To improve efficiency of translanting operations several devices have been developed.
Removal of plugs from a plug tray can be difficult. The degree of soil moisture content and compaction, the size of the plug and the size of the cell affect the withdrawal resistance. A large root system that protrudes through the drain hole or has grown into adjacent cells can also affect removal. Too much resistance increases potential for root and stem damage.
Automated transplanters usually have a device that loosens the plugs before transplanting. Several manufacturers have developed devices that loosen plugs for hand transplanting. There are two main types, pin plates and air manifolds.
Pin extractor - The plug tray is set on a frame containing a steel plate with holes to match the plugs. A hold-down assembly, usually with a set of pins is brought down to keep the plug tray in position during extraction. This assembly has to have pins that match the spaces between the plugs. A pin plate is located underneath the plug tray. It has pins that match the drain hole locations in the tray. Either a manual hand or foot lever or pneumatic cylinders pushes the pin plate up forcing the pins through the drain plug holes and dislodging the plugs. The distance traveled can be regulated. Trays with different hole configuration require a different support plate, hold-down assembly and pin plate. Cost of this type extractor varies depending on the number of tray sizes you have. Also the more cells in the tray, the greater the cost.
Air extractor - In this device, the plug tray is slid over a manifold with holes to match the cell spacing in the tray. The air passes through the drain hole in the plug tray and dislodges the plug. The manifold has several hole spacing to accommodate different tray sizes. One row of plugs is loosened at a time. A frame supports the tray over the manifold and a cover holds the tray down and catches any plugs that pop too far. Air pressure can be varied to match the size of plug.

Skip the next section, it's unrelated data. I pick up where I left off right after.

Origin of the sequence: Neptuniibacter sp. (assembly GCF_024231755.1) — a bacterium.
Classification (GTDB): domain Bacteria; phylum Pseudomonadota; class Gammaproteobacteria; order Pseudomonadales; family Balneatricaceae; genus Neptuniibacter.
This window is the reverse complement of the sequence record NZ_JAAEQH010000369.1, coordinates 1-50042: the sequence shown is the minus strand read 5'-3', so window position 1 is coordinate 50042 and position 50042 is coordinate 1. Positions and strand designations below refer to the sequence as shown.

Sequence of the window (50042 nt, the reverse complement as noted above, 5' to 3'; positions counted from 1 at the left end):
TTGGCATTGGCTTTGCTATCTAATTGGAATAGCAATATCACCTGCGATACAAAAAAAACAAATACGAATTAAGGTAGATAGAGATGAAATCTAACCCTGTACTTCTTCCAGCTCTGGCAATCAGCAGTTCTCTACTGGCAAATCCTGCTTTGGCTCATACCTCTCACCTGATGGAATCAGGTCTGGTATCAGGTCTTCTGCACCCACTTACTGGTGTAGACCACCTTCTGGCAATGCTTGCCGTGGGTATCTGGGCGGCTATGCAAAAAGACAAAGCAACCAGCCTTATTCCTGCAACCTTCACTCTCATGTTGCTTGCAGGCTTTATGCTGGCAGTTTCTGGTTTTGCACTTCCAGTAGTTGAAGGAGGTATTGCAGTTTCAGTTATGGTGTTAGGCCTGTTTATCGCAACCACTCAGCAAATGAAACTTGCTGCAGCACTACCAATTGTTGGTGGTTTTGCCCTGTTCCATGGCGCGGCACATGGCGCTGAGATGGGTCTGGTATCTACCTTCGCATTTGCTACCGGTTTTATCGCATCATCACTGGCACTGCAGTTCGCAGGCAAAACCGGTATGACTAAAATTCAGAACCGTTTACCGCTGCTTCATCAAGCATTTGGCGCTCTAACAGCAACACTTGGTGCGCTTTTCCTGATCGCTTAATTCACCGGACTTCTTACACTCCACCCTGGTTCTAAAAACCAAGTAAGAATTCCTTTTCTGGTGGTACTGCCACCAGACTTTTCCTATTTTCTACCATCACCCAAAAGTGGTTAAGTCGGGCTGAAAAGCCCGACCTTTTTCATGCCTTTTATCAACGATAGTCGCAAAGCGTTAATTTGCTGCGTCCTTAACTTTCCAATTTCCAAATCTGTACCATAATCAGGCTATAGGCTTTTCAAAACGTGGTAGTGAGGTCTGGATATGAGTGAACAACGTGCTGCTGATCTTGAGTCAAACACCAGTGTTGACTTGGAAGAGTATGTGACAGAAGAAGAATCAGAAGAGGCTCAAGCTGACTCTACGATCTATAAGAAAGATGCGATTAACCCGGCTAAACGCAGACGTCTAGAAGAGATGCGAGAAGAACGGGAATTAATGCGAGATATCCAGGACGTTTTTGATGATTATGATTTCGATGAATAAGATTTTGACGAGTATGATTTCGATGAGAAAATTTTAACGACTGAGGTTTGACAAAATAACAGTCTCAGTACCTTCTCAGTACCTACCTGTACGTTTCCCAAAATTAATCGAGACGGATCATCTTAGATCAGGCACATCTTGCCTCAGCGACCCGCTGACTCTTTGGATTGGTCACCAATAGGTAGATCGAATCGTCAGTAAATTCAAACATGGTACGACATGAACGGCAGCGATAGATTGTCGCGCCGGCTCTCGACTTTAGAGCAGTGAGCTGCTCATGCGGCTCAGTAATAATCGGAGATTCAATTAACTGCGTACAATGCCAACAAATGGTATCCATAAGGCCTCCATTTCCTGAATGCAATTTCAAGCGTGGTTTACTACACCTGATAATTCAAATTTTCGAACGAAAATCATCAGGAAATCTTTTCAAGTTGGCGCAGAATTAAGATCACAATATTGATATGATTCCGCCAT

Once the seedlings are transplanted, they are usually settled in with water. This gives the root system of the new plants good contact with the growing media and helps to give them a quick start. For small numbers of plants this can be done by hose and water breaker. When a transplanting table or automatic transplanter is being used, it saves labor to use a watering tunnel or water bar.
Besides saving considerable time, a watering tunnel can do a more uniform job of wetting the container after it has been transplanted. Watering tunnels are designed to irrigate flats or pots held in a carrier or hanging baskets. Water nozzles are mounted above a chain or polycarbonate perforated conveyor belt that is powered by a variable speed motor. Side panels and a tray or tank below the belt catches excess water and directs it to a drain. A solenoid valve activated by a photoelectric eye or finger switch turns the water on when a container approaches. Water application rate depends on the type and spacing of the nozzles. Some manufacturers provide several stages to avoid washing out the seedlings or plugs. In an alternate design the conveyor carries the transplanted flat through a tank of water.
Many growers have developed their own tunnel or bar. A simple system consists of a set of water breaker nozzles mounted over the conveyor. A finger switch or photoelectric eye activates the solenoid when a flat passes by.
Placing identification tags in or on the container can be done at several points during the growing process. When this is done depends on several factors:
- The type of tag or label used.
- The time and labor available.
- The needs of the retail outlet.
- The information that is contained on the label.
Types of Tags/Labels
- Adhesive backed. These are usually attached to the container just before they are shipped to the garden center or retail outlet. They require a dry clean surface to adhere to.
- Insert tag. The most common identification for bedding plant packs and pot plants. These can be inserted during the transplanting process or just before shipping. Wood, paper and plastic is available in several sizes.